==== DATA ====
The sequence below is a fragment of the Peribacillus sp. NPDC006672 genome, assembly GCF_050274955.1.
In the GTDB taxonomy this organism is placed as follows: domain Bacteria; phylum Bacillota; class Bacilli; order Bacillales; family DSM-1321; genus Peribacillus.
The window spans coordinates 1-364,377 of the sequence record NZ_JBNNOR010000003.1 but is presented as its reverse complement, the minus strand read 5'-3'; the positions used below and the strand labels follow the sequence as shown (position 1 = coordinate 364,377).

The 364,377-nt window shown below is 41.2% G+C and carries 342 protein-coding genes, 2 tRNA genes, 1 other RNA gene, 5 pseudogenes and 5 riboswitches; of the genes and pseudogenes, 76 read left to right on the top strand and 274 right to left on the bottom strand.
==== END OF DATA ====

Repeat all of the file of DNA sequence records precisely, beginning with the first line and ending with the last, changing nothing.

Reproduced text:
The sequence below is a fragment of the Peribacillus sp. NPDC006672 genome, assembly GCF_050274955.1.
In the GTDB taxonomy this organism is placed as follows: domain Bacteria; phylum Bacillota; class Bacilli; order Bacillales; family DSM-1321; genus Peribacillus.
The window spans coordinates 1-364,377 of the sequence record NZ_JBNNOR010000003.1 but is presented as its reverse complement, the minus strand read 5'-3'; the positions used below and the strand labels follow the sequence as shown (position 1 = coordinate 364,377).

The 364,377-nt window shown below is 41.2% G+C and carries 342 protein-coding genes, 2 tRNA genes, 1 other RNA gene, 5 pseudogenes and 5 riboswitches; of the genes and pseudogenes, 76 read left to right on the top strand and 274 right to left on the bottom strand.